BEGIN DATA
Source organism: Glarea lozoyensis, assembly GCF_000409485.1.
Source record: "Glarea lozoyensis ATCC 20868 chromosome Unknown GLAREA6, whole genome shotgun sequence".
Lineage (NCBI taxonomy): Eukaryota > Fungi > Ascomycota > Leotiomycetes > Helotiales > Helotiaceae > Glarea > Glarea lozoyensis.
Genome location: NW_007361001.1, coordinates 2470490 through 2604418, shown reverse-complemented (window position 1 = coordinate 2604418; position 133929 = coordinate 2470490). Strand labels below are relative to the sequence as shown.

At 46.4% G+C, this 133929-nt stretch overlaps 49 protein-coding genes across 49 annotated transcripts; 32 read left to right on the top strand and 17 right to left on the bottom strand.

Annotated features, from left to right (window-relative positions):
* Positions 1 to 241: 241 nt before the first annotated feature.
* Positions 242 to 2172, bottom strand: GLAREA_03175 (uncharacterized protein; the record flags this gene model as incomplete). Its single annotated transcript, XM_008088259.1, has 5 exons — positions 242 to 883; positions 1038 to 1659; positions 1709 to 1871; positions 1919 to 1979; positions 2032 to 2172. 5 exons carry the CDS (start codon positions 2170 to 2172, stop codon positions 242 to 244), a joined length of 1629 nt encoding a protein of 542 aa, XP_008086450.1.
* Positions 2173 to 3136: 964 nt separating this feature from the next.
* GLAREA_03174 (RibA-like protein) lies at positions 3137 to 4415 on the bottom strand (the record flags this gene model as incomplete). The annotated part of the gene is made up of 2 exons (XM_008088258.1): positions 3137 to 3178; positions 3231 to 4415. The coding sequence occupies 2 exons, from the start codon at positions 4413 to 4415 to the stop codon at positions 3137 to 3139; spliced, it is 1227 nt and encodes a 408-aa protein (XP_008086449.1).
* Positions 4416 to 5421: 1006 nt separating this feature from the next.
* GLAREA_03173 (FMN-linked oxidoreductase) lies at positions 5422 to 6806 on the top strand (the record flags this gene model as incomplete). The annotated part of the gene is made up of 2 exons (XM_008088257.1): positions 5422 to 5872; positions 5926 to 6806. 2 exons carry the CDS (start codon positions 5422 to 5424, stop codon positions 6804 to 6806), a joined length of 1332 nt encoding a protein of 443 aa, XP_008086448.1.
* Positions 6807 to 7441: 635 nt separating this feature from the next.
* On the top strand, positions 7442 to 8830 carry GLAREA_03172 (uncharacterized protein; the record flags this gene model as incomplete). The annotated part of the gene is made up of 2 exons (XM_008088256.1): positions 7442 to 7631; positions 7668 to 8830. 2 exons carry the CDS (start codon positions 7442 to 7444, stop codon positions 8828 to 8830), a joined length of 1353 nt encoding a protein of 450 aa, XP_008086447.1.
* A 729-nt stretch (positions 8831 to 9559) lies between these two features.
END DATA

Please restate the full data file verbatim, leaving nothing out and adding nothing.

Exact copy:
Source organism: Glarea lozoyensis, assembly GCF_000409485.1.
Source record: "Glarea lozoyensis ATCC 20868 chromosome Unknown GLAREA6, whole genome shotgun sequence".
Lineage (NCBI taxonomy): Eukaryota > Fungi > Ascomycota > Leotiomycetes > Helotiales > Helotiaceae > Glarea > Glarea lozoyensis.
Genome location: NW_007361001.1, coordinates 2470490 through 2604418, shown reverse-complemented (window position 1 = coordinate 2604418; position 133929 = coordinate 2470490). Strand labels below are relative to the sequence as shown.

At 46.4% G+C, this 133929-nt stretch overlaps 49 protein-coding genes across 49 annotated transcripts; 32 read left to right on the top strand and 17 right to left on the bottom strand.

Annotated features, from left to right (window-relative positions):
* Positions 1 to 241: 241 nt before the first annotated feature.
* Positions 242 to 2172, bottom strand: GLAREA_03175 (uncharacterized protein; the record flags this gene model as incomplete). Its single annotated transcript, XM_008088259.1, has 5 exons — positions 242 to 883; positions 1038 to 1659; positions 1709 to 1871; positions 1919 to 1979; positions 2032 to 2172. 5 exons carry the CDS (start codon positions 2170 to 2172, stop codon positions 242 to 244), a joined length of 1629 nt encoding a protein of 542 aa, XP_008086450.1.
* Positions 2173 to 3136: 964 nt separating this feature from the next.
* GLAREA_03174 (RibA-like protein) lies at positions 3137 to 4415 on the bottom strand (the record flags this gene model as incomplete). The annotated part of the gene is made up of 2 exons (XM_008088258.1): positions 3137 to 3178; positions 3231 to 4415. The coding sequence occupies 2 exons, from the start codon at positions 4413 to 4415 to the stop codon at positions 3137 to 3139; spliced, it is 1227 nt and encodes a 408-aa protein (XP_008086449.1).
* Positions 4416 to 5421: 1006 nt separating this feature from the next.
* GLAREA_03173 (FMN-linked oxidoreductase) lies at positions 5422 to 6806 on the top strand (the record flags this gene model as incomplete). The annotated part of the gene is made up of 2 exons (XM_008088257.1): positions 5422 to 5872; positions 5926 to 6806. 2 exons carry the CDS (start codon positions 5422 to 5424, stop codon positions 6804 to 6806), a joined length of 1332 nt encoding a protein of 443 aa, XP_008086448.1.
* Positions 6807 to 7441: 635 nt separating this feature from the next.
* On the top strand, positions 7442 to 8830 carry GLAREA_03172 (uncharacterized protein; the record flags this gene model as incomplete). The annotated part of the gene is made up of 2 exons (XM_008088256.1): positions 7442 to 7631; positions 7668 to 8830. 2 exons carry the CDS (start codon positions 7442 to 7444, stop codon positions 8828 to 8830), a joined length of 1353 nt encoding a protein of 450 aa, XP_008086447.1.
* A 729-nt stretch (positions 8831 to 9559) lies between these two features.